Since documented history, a persistent feature on the Maltese Islands was lack of jobs. People struggled across centuries to put food on their table. At times it was a matter of survival. The working class, both from the relatively urbanised Malta and the largely rural Gozo, sought opportunities away from the Islands. It is difficult to go back in time and identify a period where the challenge of finding enough work for the local population was not top on the agenda in national discussions.
This makes the current situation rather unusual, with labour shortage featuring in national debates. A look at the recent past provides useful insights into the labour market dynamics.
Data published by the National Statistics Office shows that in 2013, employment rates stood at 62%, meaning that out of 100 persons of working age only 62 were in employment. This rate increased steady to over 74% in 2020 and remained stable even during the pandemic. This 12% increase in the employment rate was underpinned by an impressive increase in the number of women who opted to go into employment. The reasons of this shift were both cultural – with more women having higher education and ambitions – and institutional – largely triggered by the provision of free childcare.
As a result of these changes, the unemployment rate declined over the years: from a rate of 6.1% in 2013 to just over 3% in 2020.
Unemployment rate declined from a rate of 6.1% in 2013 to just over 3% in 2020.
These changes in the labour market were the result of the social and macroeconomic environment that was nurtured during the last decade. From a situation of persistent challenges in creating employment opportunities, Malta moved towards a situation of tight labour conditions, despite high inflows of foreign workers.
Over the last few years there has been sporadic claims and complaints arguing that the private sector is facing strong competition from the Government in terms of finding people. Over the last few weeks, such claims seem to have gathered momentum with the Malta Employers’ Association stating that employers are “feeling the talent drain from the private sector as several employees migrate to government jobs”.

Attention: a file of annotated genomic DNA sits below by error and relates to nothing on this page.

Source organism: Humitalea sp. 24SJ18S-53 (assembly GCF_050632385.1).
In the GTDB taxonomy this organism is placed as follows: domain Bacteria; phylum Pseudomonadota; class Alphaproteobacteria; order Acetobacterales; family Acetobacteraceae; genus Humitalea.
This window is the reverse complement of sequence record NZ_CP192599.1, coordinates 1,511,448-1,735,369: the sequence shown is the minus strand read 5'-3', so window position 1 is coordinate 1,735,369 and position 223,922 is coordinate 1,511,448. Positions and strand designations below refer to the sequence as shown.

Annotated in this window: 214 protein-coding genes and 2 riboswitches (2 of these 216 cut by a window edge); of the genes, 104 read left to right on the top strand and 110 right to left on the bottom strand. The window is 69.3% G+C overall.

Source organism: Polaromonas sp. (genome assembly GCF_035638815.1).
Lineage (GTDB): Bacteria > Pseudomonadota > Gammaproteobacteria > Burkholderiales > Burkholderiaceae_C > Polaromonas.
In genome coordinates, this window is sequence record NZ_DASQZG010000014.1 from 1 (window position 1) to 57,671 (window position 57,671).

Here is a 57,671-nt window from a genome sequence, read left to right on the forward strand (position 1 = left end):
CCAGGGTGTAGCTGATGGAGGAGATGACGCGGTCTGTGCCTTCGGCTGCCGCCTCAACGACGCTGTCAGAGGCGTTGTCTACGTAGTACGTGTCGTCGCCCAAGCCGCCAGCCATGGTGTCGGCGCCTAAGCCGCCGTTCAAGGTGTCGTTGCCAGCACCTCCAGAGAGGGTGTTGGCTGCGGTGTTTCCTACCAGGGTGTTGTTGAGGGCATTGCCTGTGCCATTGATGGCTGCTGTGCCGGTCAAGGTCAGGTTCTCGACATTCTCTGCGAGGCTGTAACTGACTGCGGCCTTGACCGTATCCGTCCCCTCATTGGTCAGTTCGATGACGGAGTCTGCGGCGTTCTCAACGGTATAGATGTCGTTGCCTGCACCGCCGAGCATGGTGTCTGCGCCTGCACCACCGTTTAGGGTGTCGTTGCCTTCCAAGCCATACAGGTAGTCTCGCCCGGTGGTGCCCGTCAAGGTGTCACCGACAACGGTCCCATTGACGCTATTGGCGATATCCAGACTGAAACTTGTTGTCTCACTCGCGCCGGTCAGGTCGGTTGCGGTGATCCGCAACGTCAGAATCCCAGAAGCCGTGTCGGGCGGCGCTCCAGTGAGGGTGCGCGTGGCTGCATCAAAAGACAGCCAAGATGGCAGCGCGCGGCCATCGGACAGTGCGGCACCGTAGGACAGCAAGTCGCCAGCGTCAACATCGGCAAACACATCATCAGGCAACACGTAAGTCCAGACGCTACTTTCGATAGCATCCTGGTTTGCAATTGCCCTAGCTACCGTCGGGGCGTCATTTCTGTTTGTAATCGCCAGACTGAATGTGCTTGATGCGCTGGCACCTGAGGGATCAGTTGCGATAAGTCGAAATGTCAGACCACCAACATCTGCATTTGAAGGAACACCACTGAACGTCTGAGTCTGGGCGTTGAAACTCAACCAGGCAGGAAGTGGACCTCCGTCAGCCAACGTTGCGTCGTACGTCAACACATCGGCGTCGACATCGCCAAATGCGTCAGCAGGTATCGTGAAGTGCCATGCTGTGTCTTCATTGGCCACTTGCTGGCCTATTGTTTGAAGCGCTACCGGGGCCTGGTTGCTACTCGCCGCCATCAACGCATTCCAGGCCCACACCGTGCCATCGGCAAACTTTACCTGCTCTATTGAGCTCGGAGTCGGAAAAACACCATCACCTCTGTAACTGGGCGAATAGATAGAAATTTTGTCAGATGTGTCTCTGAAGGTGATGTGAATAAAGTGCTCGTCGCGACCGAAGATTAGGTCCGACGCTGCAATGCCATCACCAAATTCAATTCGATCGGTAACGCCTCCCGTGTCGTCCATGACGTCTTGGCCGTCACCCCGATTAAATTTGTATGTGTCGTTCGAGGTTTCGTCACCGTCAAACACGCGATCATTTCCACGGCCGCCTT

The Malta Chamber of Commerce, Enterprise and Industry and the Gozo Business Chamber followed suit a few days later claiming that their members were experiencing a “drastic employee drain to the public sector, even when such jobs come with lower salaries”. Somehow, the Malta Union of Midwives and Nurses was reported to have stated that the “health division is allegedly keen to poach hundreds of nurses from private companies that provide care to elderly people in residential care.”
This merits attention. However, any useful assessment need not be based on perception or personal experience but must be backed by hard evidence. One has to look at the reasons behind this shortage. A look at official figures over an 8-year period from March 2013 to March 2021 sheds light on this.
So, if it is not the Government behind the shortage in labour, what has or is still contributing to this phenomenon? There is more than one single motive, but the most plausible in my view is that some employers are facing the tight labour market from a position of weakness.
Labour supply, especially the unskilled or semi-skilled, was and still is highly dependent on import of workers from the EU and third countries. The pandemic created a wedge. The position taken by many employers at the very outset of the pandemic with declarations such as they would start making redundant their workforce unless government intervenes, sent a powerful message.
The fact that Government acted with a massive programme in the form of the wage supplement – which was equivalent to paying tens of thousands of workers from public funds – mitigated the immediate impact. Despite such intervention, important sectors of the economy still lost valuable human resources when non-Maltese left the Island while Maltese started to revise the risk and reward trade-off of private employment vis-à-vis public employment.
Putting the blame on Government for labour shortage leaves more questions than answers. While the Government needs to be careful in his recruitment, sections of the private sector need to go beyond the simple and easy rhetoric and to look at ways of making themselves attractive enough not only to skilled workers but also to the unskilled and semi-skilled.